The Thai Retailers Association has presented to the government a proposal to increase foreign-tourist spending as a way to boost incomes in many industries and to help the country compete with its neighbours.
"It is important to increase the number of foreign visitors arriving in Thailand. But it is even more important and of greater benefit to more Thais across many more sectors if we can get foreign visitors to want to spend more in Thailand than they are currently spending," Chatrchai Tuongratanaphan, executive director of the association, said yesterday.
This would also strengthen Thailand’s chances of becoming the shopping hub of the impending Asean Economic Community.
The tourism proposal includes convenient value-added-tax (VAT) waivers and more downtown duty-free shops.
Currently only tourism is playing a major role in driving the economy. The export and agricultural sectors as well as domestic consumption have stayed flat.
The proposal aims to strengthen Thailand’s appeal to tourists as a shopping destination so that they leave more money behind in this country.
The proposal includes either a VAT refund for foreign tourists immediately at the point of sale, at stores, or a "zero per cent" VAT on sales made to foreign tourists on condition of a minimum purchase amount.
The government should also promote more downtown duty-free shops, which are popular with foreign tourists and encourage spending. All the government needs to do is to support the creation of pick-up counters at international airports that are operated by neutral corporate entities and offered on equal terms to all retailers.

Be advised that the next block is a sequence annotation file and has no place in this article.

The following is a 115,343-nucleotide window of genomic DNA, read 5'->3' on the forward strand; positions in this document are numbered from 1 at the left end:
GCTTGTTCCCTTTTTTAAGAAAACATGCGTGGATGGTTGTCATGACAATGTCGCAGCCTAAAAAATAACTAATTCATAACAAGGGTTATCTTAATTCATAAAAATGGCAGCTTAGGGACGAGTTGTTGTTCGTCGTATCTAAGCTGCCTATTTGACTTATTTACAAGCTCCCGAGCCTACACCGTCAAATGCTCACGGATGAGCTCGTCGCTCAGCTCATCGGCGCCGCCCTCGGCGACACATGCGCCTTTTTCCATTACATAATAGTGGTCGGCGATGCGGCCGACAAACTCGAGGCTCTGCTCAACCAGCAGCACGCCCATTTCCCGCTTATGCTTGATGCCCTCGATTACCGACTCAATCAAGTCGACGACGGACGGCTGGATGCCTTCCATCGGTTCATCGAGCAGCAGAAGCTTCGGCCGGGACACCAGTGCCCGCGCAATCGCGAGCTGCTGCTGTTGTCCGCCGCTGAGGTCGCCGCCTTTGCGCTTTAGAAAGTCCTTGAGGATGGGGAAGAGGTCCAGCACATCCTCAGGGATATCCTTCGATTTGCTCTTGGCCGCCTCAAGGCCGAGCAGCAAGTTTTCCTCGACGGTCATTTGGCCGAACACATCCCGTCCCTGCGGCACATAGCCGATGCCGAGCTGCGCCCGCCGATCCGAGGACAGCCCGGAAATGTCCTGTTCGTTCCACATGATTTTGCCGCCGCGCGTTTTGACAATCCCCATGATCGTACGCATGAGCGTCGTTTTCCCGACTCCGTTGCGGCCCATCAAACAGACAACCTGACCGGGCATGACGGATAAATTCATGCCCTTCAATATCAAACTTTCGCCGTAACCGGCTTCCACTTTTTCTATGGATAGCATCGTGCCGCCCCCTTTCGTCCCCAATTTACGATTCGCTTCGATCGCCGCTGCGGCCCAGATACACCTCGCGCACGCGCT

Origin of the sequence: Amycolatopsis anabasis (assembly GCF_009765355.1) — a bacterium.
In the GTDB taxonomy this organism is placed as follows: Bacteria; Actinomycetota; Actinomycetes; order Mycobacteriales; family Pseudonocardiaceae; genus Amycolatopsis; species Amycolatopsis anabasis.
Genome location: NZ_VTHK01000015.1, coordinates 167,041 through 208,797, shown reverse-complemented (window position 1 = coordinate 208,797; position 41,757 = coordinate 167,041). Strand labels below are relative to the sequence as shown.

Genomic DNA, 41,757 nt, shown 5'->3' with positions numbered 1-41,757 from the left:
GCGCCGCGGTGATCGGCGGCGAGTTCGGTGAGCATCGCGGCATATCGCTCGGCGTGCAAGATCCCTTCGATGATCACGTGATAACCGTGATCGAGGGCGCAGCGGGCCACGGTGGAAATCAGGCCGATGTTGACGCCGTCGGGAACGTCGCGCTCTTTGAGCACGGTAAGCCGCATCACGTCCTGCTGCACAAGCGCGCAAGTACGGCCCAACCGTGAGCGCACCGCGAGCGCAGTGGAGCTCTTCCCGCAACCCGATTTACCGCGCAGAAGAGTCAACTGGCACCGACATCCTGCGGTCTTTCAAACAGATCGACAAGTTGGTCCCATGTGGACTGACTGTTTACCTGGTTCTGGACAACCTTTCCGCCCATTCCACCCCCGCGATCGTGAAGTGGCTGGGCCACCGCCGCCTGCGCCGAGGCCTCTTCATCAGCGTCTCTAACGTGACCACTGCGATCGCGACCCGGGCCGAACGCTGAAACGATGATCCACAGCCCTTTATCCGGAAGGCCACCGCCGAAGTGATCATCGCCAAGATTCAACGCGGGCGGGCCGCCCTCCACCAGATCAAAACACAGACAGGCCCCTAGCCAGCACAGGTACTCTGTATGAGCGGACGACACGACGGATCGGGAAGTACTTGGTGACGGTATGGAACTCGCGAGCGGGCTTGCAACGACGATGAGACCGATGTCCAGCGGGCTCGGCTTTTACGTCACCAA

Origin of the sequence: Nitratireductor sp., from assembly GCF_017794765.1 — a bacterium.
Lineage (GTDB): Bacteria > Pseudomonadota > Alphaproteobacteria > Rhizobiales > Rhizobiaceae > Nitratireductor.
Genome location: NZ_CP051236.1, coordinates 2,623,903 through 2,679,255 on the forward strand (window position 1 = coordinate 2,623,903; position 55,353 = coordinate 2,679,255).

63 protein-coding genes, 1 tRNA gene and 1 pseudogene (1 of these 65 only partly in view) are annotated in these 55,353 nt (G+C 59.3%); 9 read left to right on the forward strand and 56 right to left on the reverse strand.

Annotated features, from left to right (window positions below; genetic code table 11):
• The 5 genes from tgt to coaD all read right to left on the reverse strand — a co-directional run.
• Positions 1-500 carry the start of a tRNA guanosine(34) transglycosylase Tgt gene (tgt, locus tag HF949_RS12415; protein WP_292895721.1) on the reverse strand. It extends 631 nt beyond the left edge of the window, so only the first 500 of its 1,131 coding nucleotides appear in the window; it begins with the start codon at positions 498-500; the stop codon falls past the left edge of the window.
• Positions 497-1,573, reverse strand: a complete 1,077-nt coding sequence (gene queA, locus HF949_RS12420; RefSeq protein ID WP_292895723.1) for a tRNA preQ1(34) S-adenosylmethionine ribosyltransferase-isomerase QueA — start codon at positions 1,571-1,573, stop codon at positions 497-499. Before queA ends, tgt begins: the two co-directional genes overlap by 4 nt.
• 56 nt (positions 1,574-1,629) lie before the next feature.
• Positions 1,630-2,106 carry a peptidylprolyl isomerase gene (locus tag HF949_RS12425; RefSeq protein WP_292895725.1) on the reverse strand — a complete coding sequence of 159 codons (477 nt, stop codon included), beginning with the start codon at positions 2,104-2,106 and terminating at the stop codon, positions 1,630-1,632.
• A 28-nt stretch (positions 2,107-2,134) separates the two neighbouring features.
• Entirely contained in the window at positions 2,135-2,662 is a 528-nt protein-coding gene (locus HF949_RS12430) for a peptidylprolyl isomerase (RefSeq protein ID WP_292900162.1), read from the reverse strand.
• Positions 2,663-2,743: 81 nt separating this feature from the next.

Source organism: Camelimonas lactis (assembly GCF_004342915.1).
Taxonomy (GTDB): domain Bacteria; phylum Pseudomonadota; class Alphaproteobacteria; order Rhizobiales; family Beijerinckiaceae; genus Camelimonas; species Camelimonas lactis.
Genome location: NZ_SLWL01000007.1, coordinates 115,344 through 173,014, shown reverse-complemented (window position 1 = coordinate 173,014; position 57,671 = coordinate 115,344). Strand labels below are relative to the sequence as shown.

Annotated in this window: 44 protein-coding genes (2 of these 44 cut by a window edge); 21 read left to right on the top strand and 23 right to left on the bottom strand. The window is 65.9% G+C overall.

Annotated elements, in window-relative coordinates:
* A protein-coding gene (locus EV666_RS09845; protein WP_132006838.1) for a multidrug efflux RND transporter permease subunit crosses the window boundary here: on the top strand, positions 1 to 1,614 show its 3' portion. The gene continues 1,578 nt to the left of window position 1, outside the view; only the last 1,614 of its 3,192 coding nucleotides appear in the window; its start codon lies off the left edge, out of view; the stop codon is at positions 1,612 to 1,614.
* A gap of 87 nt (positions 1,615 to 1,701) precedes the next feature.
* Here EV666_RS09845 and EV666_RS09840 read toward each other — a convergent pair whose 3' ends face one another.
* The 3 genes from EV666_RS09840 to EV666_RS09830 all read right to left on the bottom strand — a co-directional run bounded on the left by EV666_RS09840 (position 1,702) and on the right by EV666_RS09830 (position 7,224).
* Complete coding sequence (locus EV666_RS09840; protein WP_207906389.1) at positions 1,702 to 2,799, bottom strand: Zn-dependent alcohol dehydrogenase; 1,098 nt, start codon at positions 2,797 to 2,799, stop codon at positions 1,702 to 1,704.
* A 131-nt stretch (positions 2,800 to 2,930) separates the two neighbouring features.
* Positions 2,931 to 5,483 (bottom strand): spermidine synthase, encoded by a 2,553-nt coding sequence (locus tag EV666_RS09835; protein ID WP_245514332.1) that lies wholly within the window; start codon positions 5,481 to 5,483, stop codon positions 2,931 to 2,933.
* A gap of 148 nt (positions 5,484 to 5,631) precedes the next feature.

Both of the measures have already been adopted in some countries in Asia. Japan announced a policy to triple the number of tax-free stores to 20,000 by 2020 and to free foreign visitors of these taxes.
"Japan is well known for its strict fiscal discipline and it is still adopting these measures. They are nothing new or extraordinary. Thailand can and should do the same," Chatrchai said.
"As for the duty-free-store measure, China has put a lot of focus on it and has built the world’s largest duty-free mall, in Hainan, to attract Chinese and foreign shoppers.
"These types of developments may also have some adverse effect on Thailand’s attractiveness as a shopping destination for international tourists," he said.
"In 2014, Thailand generated Bt1.2 trillion from international visitors. We believe that if the government adopts both of our proposed measures, spending by foreign tourists will double in three years’ time."
Rawittha Pongnuchit, a tax-law expert and former deputy director-general of the Revenue Depart-ment, said both measures were certainly doable and would ultimately contribute to an increase in national income.
They would help boost Thais’ incomes and the government’s revenues from all types of direct and indirect taxation. These measures would not only increase retail spending but also have an immediate positive effect on many industries that benefit from tourism and its trickle-down effects, including hotels, spas, restaurants, and land and air transport, she said.
"While the value-added-tax measure will have to wait for the Finance Ministry’s feasibility analysis, the measure to increase downtown duty-free shops is a real, doable alternative for foreign shoppers.
"The key is for the government to support the establishment of pick-up counters at all international airports that are neutral corporate entities which all downtown duty-free shops can use on equal terms.
"This way, overall revenues to the country will immediately increase," she added.